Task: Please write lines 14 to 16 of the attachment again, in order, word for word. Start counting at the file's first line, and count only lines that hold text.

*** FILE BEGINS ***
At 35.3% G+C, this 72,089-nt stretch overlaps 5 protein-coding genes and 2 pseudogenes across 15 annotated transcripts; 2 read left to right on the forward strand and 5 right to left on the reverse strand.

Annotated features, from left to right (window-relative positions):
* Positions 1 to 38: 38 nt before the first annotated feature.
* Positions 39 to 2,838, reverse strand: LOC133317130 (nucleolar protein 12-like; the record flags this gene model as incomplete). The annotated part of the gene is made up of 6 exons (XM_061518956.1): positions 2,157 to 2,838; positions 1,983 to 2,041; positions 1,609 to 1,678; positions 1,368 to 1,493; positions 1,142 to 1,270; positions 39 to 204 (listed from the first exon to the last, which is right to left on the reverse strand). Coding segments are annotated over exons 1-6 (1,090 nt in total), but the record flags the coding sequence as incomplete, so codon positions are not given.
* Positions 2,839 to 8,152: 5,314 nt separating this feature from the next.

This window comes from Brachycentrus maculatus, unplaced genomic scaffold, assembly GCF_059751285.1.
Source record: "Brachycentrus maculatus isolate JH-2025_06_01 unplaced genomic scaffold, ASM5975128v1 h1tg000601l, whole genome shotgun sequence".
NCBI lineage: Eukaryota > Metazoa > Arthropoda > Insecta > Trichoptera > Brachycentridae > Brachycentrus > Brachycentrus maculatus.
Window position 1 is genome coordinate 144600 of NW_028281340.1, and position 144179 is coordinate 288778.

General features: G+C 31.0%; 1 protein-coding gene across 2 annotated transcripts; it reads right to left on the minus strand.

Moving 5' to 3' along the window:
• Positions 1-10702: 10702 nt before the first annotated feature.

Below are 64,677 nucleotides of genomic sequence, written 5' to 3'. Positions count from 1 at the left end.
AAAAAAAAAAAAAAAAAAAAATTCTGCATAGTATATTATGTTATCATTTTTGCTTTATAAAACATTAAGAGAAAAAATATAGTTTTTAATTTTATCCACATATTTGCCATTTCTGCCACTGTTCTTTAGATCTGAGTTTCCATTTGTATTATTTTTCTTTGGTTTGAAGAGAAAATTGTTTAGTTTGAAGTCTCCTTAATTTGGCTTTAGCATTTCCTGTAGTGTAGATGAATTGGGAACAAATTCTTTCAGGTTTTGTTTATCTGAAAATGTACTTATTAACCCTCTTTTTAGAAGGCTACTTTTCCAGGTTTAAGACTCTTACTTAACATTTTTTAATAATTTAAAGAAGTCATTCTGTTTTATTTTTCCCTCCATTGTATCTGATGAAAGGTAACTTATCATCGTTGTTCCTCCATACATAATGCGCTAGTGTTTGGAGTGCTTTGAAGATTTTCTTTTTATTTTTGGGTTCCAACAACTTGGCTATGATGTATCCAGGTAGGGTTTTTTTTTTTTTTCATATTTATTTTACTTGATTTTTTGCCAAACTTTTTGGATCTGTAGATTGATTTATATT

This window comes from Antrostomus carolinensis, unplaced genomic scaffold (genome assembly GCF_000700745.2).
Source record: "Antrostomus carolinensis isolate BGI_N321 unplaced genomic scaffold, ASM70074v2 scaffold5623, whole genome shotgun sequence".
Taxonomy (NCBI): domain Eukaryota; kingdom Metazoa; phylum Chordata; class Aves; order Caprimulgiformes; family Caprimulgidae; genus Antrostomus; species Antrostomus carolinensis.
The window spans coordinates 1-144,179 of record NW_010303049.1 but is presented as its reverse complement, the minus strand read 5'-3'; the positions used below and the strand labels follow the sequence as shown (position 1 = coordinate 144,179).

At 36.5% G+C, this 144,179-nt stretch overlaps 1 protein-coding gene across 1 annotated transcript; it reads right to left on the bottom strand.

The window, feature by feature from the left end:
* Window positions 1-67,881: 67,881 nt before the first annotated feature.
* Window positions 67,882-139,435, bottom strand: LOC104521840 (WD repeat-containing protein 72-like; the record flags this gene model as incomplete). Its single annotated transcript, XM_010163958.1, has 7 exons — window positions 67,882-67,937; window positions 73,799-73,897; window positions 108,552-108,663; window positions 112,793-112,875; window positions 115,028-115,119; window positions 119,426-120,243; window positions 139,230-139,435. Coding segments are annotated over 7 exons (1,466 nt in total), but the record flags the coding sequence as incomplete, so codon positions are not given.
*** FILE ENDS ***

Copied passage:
AAAAAAAAAAAAAAAAAAAAATTCTGCATAGTATATTATGTTATCATTTTTGCTTTATAAAACATTAAGAGAAAAAATATAGTTTTTAATTTTATCCACATATTTGCCATTTCTGCCACTGTTCTTTAGATCTGAGTTTCCATTTGTATTATTTTTCTTTGGTTTGAAGAGAAAATTGTTTAGTTTGAAGTCTCCTTAATTTGGCTTTAGCATTTCCTGTAGTGTAGATGAATTGGGAACAAATTCTTTCAGGTTTTGTTTATCTGAAAATGTACTTATTAACCCTCTTTTTAGAAGGCTACTTTTCCAGGTTTAAGACTCTTACTTAACATTTTTTAATAATTTAAAGAAGTCATTCTGTTTTATTTTTCCCTCCATTGTATCTGATGAAAGGTAACTTATCATCGTTGTTCCTCCATACATAATGCGCTAGTGTTTGGAGTGCTTTGAAGATTTTCTTTTTATTTTTGGGTTCCAACAACTTGGCTATGATGTATCCAGGTAGGGTTTTTTTTTTTTTTCATATTTATTTTACTTGATTTTTTGCCAAACTTTTTGGATCTGTAGATTGATTTATATT

This window comes from Antrostomus carolinensis, unplaced genomic scaffold (genome assembly GCF_000700745.2).
Source record: "Antrostomus carolinensis isolate BGI_N321 unplaced genomic scaffold, ASM70074v2 scaffold5623, whole genome shotgun sequence".